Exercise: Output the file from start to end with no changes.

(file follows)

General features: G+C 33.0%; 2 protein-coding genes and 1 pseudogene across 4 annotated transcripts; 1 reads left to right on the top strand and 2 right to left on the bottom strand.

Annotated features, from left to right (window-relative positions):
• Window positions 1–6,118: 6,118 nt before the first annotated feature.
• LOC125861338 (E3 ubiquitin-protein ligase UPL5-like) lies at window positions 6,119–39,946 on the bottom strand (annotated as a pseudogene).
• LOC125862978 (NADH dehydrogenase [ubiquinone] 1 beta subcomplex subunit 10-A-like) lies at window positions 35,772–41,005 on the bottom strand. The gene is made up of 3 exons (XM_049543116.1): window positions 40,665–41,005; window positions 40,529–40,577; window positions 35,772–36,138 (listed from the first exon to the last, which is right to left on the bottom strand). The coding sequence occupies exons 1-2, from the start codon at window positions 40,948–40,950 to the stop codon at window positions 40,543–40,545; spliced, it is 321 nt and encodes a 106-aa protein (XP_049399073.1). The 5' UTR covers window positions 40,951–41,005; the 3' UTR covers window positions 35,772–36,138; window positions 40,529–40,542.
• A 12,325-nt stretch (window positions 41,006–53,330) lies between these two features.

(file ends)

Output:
General features: G+C 33.0%; 2 protein-coding genes and 1 pseudogene across 4 annotated transcripts; 1 reads left to right on the top strand and 2 right to left on the bottom strand.

Annotated features, from left to right (window-relative positions):
• Window positions 1–6,118: 6,118 nt before the first annotated feature.
• LOC125861338 (E3 ubiquitin-protein ligase UPL5-like) lies at window positions 6,119–39,946 on the bottom strand (annotated as a pseudogene).
• LOC125862978 (NADH dehydrogenase [ubiquinone] 1 beta subcomplex subunit 10-A-like) lies at window positions 35,772–41,005 on the bottom strand. The gene is made up of 3 exons (XM_049543116.1): window positions 40,665–41,005; window positions 40,529–40,577; window positions 35,772–36,138 (listed from the first exon to the last, which is right to left on the bottom strand). The coding sequence occupies exons 1-2, from the start codon at window positions 40,948–40,950 to the stop codon at window positions 40,543–40,545; spliced, it is 321 nt and encodes a 106-aa protein (XP_049399073.1). The 5' UTR covers window positions 40,951–41,005; the 3' UTR covers window positions 35,772–36,138; window positions 40,529–40,542.
• A 12,325-nt stretch (window positions 41,006–53,330) lies between these two features.